Monday, January 28, 2008

Security as Economics: Making security worth it

A co-worker dropped a link to Kevin Soo Hoo's slide deck for "Economic Incentives & Metrics of Cybersecurity" my way a while ago, and it is worth pointing out to the community.

If you're an information security person who struggles to make security relevant, this is worth a read. Similarly, if you're an information security officer and you're working on a security program, you should definitely take a look. Why? Because it will remind you of why people will act to handle security, and why security can be an unpopular budget item. It also points to coming possibilities, pointing out that policy efforts have thus far avoided product liability and strict security regulation.

Kevin notes that the free market isn't enough, as pure public good suffers from a number of issues, and externalities effect non-participants in the market. In short, security takes a back seat because the public good isn't enough to make the market work, and security effects people who aren't actively in the game.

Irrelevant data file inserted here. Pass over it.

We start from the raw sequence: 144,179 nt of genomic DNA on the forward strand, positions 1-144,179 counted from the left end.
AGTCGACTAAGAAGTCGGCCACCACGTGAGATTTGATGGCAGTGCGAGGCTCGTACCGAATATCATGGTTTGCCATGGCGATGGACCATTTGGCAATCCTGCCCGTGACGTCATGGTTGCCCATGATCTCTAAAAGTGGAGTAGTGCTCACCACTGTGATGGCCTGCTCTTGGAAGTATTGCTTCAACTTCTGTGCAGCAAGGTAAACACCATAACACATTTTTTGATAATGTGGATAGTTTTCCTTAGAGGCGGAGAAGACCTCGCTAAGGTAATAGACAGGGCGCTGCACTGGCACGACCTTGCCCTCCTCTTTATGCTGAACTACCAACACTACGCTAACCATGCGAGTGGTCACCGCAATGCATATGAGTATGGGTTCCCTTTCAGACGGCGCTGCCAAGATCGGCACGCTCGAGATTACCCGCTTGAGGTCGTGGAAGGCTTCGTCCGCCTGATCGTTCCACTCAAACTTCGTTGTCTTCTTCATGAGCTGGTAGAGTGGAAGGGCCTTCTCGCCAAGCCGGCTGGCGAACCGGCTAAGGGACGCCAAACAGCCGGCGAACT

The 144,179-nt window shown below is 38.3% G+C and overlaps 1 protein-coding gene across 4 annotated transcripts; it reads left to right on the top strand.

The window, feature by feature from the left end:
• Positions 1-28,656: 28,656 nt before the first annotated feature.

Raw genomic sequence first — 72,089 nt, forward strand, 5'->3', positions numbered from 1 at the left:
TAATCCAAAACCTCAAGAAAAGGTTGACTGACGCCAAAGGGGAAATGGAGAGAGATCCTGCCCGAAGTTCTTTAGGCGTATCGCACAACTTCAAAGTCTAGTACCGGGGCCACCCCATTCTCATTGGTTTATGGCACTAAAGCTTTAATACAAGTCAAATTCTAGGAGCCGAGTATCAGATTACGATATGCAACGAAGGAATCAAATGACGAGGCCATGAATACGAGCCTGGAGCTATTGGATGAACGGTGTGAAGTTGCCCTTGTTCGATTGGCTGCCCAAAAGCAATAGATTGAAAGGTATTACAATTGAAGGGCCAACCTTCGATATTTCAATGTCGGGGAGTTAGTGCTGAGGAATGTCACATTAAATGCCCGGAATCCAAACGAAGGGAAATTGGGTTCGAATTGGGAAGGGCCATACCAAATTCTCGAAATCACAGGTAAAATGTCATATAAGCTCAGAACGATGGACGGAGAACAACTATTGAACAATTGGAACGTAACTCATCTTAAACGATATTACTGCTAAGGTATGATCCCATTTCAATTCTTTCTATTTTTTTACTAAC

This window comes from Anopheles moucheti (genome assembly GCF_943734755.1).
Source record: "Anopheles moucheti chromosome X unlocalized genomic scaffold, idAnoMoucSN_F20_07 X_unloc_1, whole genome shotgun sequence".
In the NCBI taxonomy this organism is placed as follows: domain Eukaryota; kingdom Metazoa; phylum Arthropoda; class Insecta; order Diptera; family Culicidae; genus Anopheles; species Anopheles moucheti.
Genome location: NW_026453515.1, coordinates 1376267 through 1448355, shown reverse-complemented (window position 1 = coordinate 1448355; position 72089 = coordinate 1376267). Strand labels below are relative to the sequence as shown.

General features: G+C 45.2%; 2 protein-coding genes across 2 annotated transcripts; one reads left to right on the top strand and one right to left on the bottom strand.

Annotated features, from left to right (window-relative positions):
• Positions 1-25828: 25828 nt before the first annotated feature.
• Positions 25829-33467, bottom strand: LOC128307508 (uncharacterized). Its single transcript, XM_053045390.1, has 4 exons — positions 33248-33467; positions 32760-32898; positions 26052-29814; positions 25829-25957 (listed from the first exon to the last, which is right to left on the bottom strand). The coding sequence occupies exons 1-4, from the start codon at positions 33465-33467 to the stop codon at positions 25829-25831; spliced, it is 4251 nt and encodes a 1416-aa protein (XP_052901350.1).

In addition, he points out that the Internet creates incentives that encourage behavior that doesn't help information security. We've all seen this - anonymity, or at least the perception of anonymity, as well as the ease of access and openness of the Internet create security risks. The incentives include the usefulness of interconnectedness, the fact that each person's individual security can effect the security of others, and the fallacies of behaviors such as operating system elitism - the traditional Linux and MacOS superiority complex, for example.

Take a look - putting security into an economics framework is a great way to step back from the exigencies of day to day security efforts to look at the big picture.

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